NATL. - WCRI: Inflation Affected Medical Comp Spending in Few States

06/14/2024 | 0

Workers’ compensation prices rose more quickly in states that update their fee schedules based on measures of price changes in the general economy rather than price changes in the medical sector, according to a study released Thursday by the Workers Compensation Research Institute. The report noted Alabama, Delaware, Illinois and Oregon as states that adjust workers’ comp medical fee schedules based on inflation in the general economy, which the report highlighted as 9% by June 2022. Other states, which generally use Medicare rates as the basis for fee schedules, saw smaller incr... Read More

CA - WCIRB Holds Annual Conference July 18

06/14/2024 | 0

The Workers’ Compensation Insurance Rating Bureau of California is holding its 2024 annual conference virtually on July 18. The program will feature a keynote address from WCIRB President and CEO Bill Mudge followed by panels exploring various issues in California’s work comp system. One panel will discuss the current work comp landscape in California, while others will focus on overall trends in the state’s work comp program and trends regarding payments for medical care. Another panel will discuss how California work comp cost drivers compare to national benchmarks. The ... Read More

CA - 9th Circuit: AB 5 Does Not Violate Equal Protection

06/13/2024 | 0

A federal appellate court held that the California Legislature was well within its rights to require different tests to decide whether a gig worker is an employee based on the type of services being provided, for roughly the same reason lawmakers were allowed to require that only some service providers pay fees when filing liens. The U.S. 9th Circuit Court of Appeals in Monday's decision in Olson v. California said state lawmakers could have believed that misclassification was a greater problem among transportation and delivery companies than for other app-based services such as dog walki... Read More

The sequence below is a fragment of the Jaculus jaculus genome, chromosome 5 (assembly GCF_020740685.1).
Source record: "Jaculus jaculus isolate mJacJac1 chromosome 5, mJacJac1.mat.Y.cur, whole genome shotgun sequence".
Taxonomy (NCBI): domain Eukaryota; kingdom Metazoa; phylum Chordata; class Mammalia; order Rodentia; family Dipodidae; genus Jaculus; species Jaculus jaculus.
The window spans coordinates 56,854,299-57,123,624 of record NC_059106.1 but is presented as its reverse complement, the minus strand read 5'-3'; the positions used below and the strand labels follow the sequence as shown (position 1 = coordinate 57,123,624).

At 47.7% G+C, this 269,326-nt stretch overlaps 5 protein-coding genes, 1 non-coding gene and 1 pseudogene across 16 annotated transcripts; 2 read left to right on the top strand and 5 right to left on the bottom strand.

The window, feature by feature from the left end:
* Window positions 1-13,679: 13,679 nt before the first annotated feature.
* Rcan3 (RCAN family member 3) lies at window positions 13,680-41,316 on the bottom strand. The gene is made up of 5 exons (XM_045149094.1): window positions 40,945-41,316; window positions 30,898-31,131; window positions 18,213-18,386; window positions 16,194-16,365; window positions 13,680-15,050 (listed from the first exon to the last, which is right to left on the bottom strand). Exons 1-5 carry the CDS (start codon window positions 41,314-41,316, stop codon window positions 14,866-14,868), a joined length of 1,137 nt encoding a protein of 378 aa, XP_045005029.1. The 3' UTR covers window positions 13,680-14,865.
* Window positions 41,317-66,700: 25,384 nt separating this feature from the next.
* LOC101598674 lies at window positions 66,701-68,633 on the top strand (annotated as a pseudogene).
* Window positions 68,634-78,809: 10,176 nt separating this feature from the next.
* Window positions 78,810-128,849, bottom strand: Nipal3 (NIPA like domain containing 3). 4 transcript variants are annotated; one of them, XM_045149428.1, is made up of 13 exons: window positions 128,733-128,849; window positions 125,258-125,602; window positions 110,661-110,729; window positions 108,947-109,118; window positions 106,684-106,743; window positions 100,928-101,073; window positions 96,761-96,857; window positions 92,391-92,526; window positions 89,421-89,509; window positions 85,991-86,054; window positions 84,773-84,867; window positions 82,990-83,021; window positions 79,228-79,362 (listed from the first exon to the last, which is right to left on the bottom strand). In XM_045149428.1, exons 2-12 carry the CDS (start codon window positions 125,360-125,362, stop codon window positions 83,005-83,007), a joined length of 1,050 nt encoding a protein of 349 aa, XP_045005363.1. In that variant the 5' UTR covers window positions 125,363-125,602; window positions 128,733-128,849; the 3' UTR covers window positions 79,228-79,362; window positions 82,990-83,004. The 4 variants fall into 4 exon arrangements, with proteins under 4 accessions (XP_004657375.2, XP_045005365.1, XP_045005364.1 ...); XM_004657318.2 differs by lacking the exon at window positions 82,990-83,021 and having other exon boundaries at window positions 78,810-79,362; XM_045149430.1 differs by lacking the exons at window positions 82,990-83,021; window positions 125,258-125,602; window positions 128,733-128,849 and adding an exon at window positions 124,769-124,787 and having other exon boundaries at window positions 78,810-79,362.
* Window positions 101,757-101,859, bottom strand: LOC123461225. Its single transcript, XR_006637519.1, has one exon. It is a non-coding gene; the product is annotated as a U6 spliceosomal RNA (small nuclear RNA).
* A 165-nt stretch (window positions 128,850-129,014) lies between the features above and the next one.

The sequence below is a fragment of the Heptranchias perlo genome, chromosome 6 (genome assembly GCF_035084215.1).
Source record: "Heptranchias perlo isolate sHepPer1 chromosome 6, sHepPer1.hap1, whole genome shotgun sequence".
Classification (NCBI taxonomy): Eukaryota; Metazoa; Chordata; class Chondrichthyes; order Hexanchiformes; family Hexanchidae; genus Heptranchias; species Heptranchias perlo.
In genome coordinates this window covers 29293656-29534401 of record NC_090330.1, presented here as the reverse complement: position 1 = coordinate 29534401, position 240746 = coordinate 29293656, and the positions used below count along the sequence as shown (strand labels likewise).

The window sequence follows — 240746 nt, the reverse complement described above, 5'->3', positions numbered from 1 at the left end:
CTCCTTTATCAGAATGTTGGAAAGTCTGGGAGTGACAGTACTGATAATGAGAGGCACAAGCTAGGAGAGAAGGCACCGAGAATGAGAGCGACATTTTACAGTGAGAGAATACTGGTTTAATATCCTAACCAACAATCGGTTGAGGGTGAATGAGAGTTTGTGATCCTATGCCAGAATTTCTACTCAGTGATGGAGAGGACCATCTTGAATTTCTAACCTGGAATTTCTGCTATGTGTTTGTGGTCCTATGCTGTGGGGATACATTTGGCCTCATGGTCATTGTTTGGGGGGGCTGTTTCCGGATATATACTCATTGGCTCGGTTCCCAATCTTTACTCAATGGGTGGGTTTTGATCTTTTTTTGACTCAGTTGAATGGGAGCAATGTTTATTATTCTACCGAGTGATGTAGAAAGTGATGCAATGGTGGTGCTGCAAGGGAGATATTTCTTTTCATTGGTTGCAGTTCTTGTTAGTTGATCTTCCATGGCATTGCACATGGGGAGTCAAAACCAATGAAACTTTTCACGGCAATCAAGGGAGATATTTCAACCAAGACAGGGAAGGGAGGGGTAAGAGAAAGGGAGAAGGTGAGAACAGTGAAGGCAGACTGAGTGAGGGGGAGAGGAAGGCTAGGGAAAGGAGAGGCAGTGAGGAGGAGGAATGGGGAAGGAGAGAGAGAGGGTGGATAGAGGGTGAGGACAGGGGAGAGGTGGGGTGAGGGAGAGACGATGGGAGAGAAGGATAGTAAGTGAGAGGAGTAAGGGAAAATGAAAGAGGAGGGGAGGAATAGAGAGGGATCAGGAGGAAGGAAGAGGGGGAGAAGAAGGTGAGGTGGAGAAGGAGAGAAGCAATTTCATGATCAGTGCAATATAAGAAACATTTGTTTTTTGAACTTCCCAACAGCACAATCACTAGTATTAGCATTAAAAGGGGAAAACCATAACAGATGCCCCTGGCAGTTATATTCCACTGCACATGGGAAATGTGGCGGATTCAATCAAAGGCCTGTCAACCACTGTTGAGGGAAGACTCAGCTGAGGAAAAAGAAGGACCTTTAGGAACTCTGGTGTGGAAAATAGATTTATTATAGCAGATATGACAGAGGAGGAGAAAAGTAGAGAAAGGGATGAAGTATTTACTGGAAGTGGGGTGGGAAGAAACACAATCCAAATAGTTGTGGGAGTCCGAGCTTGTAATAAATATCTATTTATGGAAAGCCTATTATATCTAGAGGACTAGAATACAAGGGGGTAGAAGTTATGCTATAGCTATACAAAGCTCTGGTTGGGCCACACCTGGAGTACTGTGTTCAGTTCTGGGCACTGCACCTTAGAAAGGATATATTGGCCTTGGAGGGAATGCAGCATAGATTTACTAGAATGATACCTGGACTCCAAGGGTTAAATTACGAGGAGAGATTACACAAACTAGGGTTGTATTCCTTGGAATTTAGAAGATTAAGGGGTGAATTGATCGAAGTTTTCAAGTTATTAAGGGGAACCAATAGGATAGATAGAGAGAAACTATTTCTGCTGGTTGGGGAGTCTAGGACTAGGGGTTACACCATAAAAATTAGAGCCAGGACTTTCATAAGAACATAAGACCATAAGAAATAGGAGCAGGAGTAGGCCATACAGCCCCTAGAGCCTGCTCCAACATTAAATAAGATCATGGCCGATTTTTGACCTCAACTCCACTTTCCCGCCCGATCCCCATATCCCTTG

OK - Co-Employee Immunity Requires Both Workers to Be in COE/SOE

06/13/2024 | 0

A divided Oklahoma Supreme Court ruled that an employee who injures a colleague must be acting within the course and scope of employment when the incident occurs to receive the protection of the exclusive remedy provision of the Administrative Workers’ Compensation Act. Case: Bayouth v. Dewberry, No. 121897, 06/11/2024, published. Facts: Christopher Bayouth and Leonard Bernstein worked as financial advisers for Morgan Stanley. On June 30, 2022, Bernstein arrived at Morgan Stanley’s Oklahoma City branch, went to Bayouth’s office and shot him. Bernstein was around 90 y... Read More

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05/16/2024 | 0

CENTRE FOR NEURO SKILLS SPONSORS KIDS CHANCE OF AMERICA Centre for Neuro Skills and Kids Chance of California work together to provide educational scholarships for children of injured workers Bakersfield, Calif. (May 16, 2024) Centre for Neuro Skills (CNS), a leading provider of traumatic and acquired brain injury rehabilitation services, announced its Silver Sponsorship of Kids Chance of California (KCOCA). Kids Chance, a national organization, provides scholarships and support to children of workers injured on the job. While Centre for Neuro Skills focuses on providing ... Read More

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UT - Worker With Long History of Ailments Entitled to Temporary Disability Benefits

06/13/2024 | 0

The Utah Court of Appeals upheld a determination that a worker with a long history of health issues was entitled to temporary disability benefits for a closed period after an on-the-job fall. Case: Stage Department Store v. Magnuson, No. 20220825-CA, 06/06/2024, published. Facts: Shelly Magnuson has suffered from chronic pain for many years. In 2010, a doctor described her as having an “off and on” history with Sweet’s syndrome, which caused pain in her back, arms and legs. Magnuson was also diagnosed with Hashimoto’s disease and fibromyalgia and had undergone severa... Read More

WV - Supreme Court Upholds Award for Janitor Infected With Legionnaires' Disease